27 May, 2010

When in Rome

I never, ever drink alone.  Even if there are no people around, then I drink with Zidu ("purple belly", my teapot) and Qingchang (my three-legged zisha frog).  However, people are a bonus.

So, it was a delight to have Prof. GV come to visit, who was in town for a conference.  He is as charming as he is bald; i.e., very.

GV's visit
The box of delights

Among his many talents, our Roman visitor and his wife* spend plenty of time buying good tea and teaware in Hong Kong and Taiwan.  With quiet happiness, he unveiled his latest acquisitions, brought in a lovely box.  I seem to remember that this was a prize from the Wysteria Teahouse in Taiwan, one of Il Professore's favourite haunts.

*Who is Chinese.

GV's visit
Age becomes her

First up, a fifty-year-old treasure in the form of a wulong from Hong Kong's "Best Teahouse", previously sourced from a local herbalist's shop.

GV's visit
I don't want to say "Late Qing", but I think they are, in this case

As if the lovely tea weren't sufficient, some deliciously chubby cups also made an appearance.  

If there's one thing I'd love to improve about our teaware, it's the cups.  Lei and I spent countless hours searching score upon score of teashops in Maliandao, trying to find good cups, to no avail.  While decent tea is common, decent teaware is not.  We resolved to wait until we visit Hong Kong or Taiwan ourselves.  In the meantime, we enjoyed a lovely session with GV's new set, pictured above.

GV's visit
Like peaches and cream

My qingzi [celadon] gaiwan found its match in this dark, yet surprisingly pine-like, wulong.  I don't use my gaiwan enough, but it is a new favourite of mine, bought in Beijing during our recent visit.  I like heaviness in teaware, which this gaiwan has in abundance.  It takes a long, long time to cool down.

GV's visit
A hush descended

The star of the show then made its appearance: some 1970s "simplified characters" (shown above).  The tightly-compressed lump remained together throughout GV's whole visit, and only finally unfurled during extended brewing the next day.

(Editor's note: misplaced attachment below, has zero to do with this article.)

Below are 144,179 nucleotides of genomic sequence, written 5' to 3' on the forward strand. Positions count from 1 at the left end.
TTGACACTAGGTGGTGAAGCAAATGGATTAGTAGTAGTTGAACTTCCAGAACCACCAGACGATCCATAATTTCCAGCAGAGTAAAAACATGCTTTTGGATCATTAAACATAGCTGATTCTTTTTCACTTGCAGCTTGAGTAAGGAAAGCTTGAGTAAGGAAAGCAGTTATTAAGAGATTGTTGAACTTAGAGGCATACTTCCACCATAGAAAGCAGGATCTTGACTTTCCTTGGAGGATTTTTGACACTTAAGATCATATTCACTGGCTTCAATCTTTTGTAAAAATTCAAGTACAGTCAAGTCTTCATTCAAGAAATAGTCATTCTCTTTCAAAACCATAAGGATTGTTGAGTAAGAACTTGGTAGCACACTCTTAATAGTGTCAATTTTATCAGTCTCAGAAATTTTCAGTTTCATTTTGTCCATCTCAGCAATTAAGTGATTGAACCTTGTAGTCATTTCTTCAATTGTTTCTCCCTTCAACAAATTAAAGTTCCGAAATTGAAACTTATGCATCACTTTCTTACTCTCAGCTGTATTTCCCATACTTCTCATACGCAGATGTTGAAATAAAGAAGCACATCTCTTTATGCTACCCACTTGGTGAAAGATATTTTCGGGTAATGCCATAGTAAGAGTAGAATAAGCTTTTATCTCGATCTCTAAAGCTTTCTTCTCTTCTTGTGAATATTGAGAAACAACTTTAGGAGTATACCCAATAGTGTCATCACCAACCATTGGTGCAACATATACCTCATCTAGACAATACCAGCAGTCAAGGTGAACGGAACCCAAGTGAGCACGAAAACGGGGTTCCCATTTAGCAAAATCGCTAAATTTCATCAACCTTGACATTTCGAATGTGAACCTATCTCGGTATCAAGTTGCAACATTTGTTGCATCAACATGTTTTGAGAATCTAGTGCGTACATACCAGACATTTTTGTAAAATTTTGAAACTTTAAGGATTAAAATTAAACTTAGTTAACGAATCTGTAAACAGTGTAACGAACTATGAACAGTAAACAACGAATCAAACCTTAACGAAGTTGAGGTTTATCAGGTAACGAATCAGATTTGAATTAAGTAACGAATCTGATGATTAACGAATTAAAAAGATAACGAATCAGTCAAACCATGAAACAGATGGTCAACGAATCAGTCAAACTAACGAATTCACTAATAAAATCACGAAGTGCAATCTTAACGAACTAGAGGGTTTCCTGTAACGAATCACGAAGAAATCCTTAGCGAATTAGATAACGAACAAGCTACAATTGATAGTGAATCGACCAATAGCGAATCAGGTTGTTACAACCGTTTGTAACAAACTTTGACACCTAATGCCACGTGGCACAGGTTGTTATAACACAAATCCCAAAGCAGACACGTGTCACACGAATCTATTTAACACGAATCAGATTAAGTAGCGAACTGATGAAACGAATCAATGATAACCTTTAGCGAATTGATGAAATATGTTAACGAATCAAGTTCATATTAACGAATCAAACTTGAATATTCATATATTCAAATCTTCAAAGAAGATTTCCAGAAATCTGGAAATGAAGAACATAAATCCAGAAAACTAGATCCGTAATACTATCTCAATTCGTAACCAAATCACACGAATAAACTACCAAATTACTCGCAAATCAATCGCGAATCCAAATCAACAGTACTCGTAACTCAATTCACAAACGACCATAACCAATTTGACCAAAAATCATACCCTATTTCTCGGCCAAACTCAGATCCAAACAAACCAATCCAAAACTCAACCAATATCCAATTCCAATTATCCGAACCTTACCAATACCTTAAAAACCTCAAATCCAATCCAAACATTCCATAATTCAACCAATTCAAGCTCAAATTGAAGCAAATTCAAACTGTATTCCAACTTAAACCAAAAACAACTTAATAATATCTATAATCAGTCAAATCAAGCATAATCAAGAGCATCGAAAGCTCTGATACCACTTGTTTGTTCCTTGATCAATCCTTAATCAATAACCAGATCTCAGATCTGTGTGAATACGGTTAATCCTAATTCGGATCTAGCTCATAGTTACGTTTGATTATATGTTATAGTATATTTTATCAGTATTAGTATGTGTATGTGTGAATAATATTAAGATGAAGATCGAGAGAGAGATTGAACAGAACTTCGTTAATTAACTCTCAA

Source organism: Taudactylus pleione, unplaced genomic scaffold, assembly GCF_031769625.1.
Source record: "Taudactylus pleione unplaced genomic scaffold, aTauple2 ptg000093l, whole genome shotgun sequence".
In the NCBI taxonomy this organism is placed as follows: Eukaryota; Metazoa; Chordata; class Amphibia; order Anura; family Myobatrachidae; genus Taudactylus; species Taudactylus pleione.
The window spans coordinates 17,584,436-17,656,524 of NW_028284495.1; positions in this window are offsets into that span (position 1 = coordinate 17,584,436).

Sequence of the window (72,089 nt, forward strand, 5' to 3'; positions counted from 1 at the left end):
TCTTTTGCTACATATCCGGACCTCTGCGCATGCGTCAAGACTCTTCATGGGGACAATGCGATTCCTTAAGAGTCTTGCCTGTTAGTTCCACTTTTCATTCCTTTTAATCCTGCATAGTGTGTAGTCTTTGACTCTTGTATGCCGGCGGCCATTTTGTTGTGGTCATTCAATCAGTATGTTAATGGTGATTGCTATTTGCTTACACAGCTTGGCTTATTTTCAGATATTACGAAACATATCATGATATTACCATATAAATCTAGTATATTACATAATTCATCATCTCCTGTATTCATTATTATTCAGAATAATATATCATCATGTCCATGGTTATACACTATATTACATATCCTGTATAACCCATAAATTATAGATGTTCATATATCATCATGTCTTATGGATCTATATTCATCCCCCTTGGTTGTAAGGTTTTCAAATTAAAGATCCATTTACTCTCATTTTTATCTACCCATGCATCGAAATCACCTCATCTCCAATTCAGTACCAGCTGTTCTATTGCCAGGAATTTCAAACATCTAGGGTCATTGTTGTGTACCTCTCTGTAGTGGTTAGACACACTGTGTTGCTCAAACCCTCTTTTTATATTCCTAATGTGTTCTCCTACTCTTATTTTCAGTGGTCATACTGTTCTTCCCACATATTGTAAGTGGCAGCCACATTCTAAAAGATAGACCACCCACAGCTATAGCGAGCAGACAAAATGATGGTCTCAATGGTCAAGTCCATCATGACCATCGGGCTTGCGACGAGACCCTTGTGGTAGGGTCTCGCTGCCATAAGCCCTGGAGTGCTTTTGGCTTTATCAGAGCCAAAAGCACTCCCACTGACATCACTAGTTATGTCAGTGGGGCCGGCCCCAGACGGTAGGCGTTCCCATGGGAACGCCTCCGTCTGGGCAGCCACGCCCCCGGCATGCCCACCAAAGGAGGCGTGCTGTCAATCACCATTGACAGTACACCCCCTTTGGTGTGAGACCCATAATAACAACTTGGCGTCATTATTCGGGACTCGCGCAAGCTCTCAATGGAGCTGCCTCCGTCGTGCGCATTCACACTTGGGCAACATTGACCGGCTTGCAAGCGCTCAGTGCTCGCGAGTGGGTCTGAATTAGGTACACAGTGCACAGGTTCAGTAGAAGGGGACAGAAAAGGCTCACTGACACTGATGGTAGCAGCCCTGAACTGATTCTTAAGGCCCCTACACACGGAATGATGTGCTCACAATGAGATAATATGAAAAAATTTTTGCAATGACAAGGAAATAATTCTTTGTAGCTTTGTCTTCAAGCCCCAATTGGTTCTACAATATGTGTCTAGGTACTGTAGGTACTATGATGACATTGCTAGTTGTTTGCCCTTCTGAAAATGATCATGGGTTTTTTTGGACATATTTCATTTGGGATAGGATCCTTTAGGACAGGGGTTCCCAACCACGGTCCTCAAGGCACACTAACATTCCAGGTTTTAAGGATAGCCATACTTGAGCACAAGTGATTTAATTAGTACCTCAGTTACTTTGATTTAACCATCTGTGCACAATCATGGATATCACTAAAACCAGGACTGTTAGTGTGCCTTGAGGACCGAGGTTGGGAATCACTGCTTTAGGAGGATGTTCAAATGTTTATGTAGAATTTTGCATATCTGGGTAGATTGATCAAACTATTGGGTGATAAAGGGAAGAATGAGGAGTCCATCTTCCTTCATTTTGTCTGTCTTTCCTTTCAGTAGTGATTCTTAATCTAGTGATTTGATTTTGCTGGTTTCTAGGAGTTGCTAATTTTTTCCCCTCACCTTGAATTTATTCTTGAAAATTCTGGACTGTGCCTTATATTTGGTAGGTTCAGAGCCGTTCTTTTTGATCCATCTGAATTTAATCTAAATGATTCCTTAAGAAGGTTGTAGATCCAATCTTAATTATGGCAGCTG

This was a pu'er in which the sensations and chaqi were more dominant than the flavour.  It was soothing, calming, and quite reticent.  GV noted its granary "crisp-bread" character.

GV's visit
The professor's marvellous cup-trays

I've found that when Lei and I get together with tea-friends, we seldom drink more than three teas.  Even after going at it all day this time, we still managed just the three.  The third was a "comfort tea": a 1970s Xiaguan shupu brick.

GV's visit

GV's clay kettle (pictured below) worked very well with the shupu.  It came from Taiwan, and GV noted that the same variety is being sold by Essence of Tea for less than the cost he encountered in Taiwan.  

I appreciated the warmth of the water.  My tetsubin, unsurprisingly, gives a certain mineral shine to teas, which I find works best with shengpu.

GV's visit
The lovely Taiwanese kettle did take a long time to boil water, however!

The shupu was extremely comforting, and surprisingly potent.  Unlike the 1970s "simplified characters", this really made itself felt. 

GV's visit

Tea aside, we also managed a formal dinner at High Table in my college.   We have a strict order of precedence.  Usually, the junior whelps like me are consigned to the wings of the table, out with the retired, emeritus fellows (who smell of mothballs and 2003 Quanji Bulang).  I rather like it like that, because the old duffers are less demanding in conversation.  However, bringing a professor as your guest means that you have to sit opposite the Master, right in the middle.  Thankfully, there were only ten of us present that night, so it was easy going.

While the media often finds reason to pick on our beleaguered old university, they never seem to argue about the High Table tradition.  Some things never change throughout the years, and our twice-weekly dinner ritual is one of them:  sherry in the SCR, three courses in the Hall overlooking a room filled with dining undergrads on long benches, before retiring to the Private Dining Room for second-desserts and port.  All dressed in knackered old academic gowns.

Some things just don't need modernising...

GV's visit
Plus ca change...

Until next time, professor! Thanks again for a great time.


Tom said...

Lin's kettles do take some time to reach a boil on an electric plate. Over a gas range, however, they come up to temperature quickly.

For us statesiders, Imperial Tea Court is also offering Lin's kettles for a better price than attempting to order directly from Taiwan.

nada said...

Kathy was happy to hear Lei had been drinking some nice old tea - good for the little one!

Sounds like you guys had a lovely day.

Sir William of the Leaf said...

Even that tea ware makes my mouth water...
Sounds like a very enjoyable day!
Where did you get the Gaiwan? It is lovely!

Sir William of the Leaf said...

Oops. I missed the "bought in Bejing" part until I re read it. Haha

Hobbes said...

Dear Tom,

Gas would probably do the trick, and I bet they're good on Lin's charcoal burners, too.

Dear Nada,

Actually, Lei has resolved not to drink tea during her pregancy, preferring to err on the side of caution. She has plenty of catching up to do!

Dear Sir William,

Yes, just bought in a shop somewhere in the depths of Maliandao's "Chayuan" mall. We found them for sale in several places there, though.

Best wishes,


Anonymous said...

Dear Hobbes

I am not that bald after all :) We enjoyed the day as well and we look forward to a new meeting perhaps in the south(-east) this time!